Ugee UG 1910B

 

Huion

GT 220 V2 Pen Display

GT 220 V2 Pen Display

 

XP-Pen

Artist Display 22E Pro

Artist Display 22E Pro

 

Parblo

Coast 22

Coast 22

 

Graphic Tablets with onboard computers and desktop OS

 

Microsoft Surface

 

Surface Pro 6

Surface Pro 6

 

Wacom (Mobile Studio and Wacom Cintiq Pro Engine) 

MobileStudio Pro 16

MobileStudio Pro 16

 

Mobile OS Tablets (with mobile operating systems like iOS and Android)

In CG Spectrum’s Concept Art courses, we are trying to prepare you to be able to operate in the industry and as such we will be using the desktop version of photoshop as a standard package to develop assets on. Although tablets are getting faster and programs are being created that can mimic some of the usefulness of desktop programs, we do not officially support any troubleshooting of mobile tablet os, hardware or software. That said if you are able to achieve the same results with similar enough workflows than feel free to use tablets and mobile os programs to work through the course material. It is important to stress that if you have problems achieving the goals of the coursework with your tablet and/or program, you will be expected to troubleshoot these issues on your own.

Some tips if you choose to go this route:

  • You’ll want to look for tablets that support a stylus and that the stylus input supports pressure sensitivity.
  • You want to look out for stroke lag when researching which tablets you may be interested in.
  • Research how the tablet that you are interested in works while drawing or painting. There should be plenty of Youtube videos of people demonstrating drawing or painting on the device that you can use to help make your decision.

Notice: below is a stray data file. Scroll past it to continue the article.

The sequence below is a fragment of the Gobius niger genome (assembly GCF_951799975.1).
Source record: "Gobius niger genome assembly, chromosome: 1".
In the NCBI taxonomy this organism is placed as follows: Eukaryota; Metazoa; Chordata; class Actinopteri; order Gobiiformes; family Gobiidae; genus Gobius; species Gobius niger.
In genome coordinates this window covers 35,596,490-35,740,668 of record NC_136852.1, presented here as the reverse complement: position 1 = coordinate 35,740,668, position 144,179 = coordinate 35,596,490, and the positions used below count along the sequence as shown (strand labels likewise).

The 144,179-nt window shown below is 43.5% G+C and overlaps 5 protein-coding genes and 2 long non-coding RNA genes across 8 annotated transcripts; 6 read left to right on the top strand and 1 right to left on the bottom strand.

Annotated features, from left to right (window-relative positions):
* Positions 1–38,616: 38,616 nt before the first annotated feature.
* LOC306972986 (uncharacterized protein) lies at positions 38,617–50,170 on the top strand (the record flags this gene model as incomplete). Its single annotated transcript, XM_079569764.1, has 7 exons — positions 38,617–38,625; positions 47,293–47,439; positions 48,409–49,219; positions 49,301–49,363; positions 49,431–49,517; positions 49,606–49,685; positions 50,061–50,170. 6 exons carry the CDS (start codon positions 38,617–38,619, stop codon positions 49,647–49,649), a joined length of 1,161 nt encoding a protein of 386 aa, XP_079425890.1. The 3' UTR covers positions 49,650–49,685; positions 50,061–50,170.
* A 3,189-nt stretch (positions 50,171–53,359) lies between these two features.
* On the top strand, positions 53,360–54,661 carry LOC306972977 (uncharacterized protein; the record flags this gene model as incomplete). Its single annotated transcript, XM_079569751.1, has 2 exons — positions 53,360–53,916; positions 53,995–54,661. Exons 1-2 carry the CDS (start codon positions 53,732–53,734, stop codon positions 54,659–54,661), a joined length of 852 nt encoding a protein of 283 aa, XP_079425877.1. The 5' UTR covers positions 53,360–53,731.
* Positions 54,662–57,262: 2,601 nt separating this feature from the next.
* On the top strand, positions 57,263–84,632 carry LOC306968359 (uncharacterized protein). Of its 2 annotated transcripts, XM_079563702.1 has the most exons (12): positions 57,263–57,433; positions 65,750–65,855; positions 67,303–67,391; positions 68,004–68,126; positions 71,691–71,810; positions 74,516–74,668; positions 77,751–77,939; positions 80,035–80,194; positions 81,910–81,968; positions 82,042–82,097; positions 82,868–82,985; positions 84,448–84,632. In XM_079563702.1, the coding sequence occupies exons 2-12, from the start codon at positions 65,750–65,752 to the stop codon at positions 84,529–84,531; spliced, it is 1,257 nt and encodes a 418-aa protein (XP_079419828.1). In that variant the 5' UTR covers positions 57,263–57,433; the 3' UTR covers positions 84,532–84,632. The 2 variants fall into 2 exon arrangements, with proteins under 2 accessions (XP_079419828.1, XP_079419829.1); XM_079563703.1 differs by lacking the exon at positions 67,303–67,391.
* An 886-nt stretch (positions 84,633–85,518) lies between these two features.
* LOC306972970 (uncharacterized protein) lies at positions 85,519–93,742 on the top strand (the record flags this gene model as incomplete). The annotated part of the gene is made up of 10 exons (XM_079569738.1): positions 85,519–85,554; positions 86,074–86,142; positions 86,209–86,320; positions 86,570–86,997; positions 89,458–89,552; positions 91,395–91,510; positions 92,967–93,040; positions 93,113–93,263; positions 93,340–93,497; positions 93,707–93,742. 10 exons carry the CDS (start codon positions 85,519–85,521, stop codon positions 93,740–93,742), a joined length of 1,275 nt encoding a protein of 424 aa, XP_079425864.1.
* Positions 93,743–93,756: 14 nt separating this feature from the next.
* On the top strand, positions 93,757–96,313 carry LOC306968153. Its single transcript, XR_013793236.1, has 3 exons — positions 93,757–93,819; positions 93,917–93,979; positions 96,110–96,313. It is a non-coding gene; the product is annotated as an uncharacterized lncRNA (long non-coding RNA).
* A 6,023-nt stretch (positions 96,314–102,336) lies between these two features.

Mobile OS art programs:

Some programs will have way more functionality that is going to be useful for the course. Here are a list of a few that may work for you:

Procreate (iOS)

Clip Studio (iOS)

Medibang Paint (iOS + Android)

Autodesk Sketchbook Pro (iOS + Android)

Desks and workstation

It is completely up to you to decide what you use for a desk. What is suggested is that you move around during your painting and drawing sessions to get the blood flowing and to stretch. After years of sitting hunched over a screen, you can develop physical ailments which won’t make your art creation very fun.

Sit/stand desks have become popular in many studios and home offices so you are able to change your posture to something more neutral. As this is closely related to individual health it is recommended to ask your own health practitioner what would be right for you.

For those who are interested, you can get a fairly affordable manual crank sit-stand desk from IKEA:

sit stand desk

Sit-stand desk

Sketchbook

Also, it is good to make sure you are practicing creating art even if you don’t have access to a computer so a sketchbook and a pencil is going to be the cheapest bit of hardware that will help you continue your own development when everything is unplugged.

Having the proper software and equipment is only half the battle to becoming a great concept artist. If you’re interested in taking your concept art skills to the next level through personalised education guided by industry professionals check out our courses designed for all levels of aspiring artists.

 

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Nick Fredin

Author Nick Fredin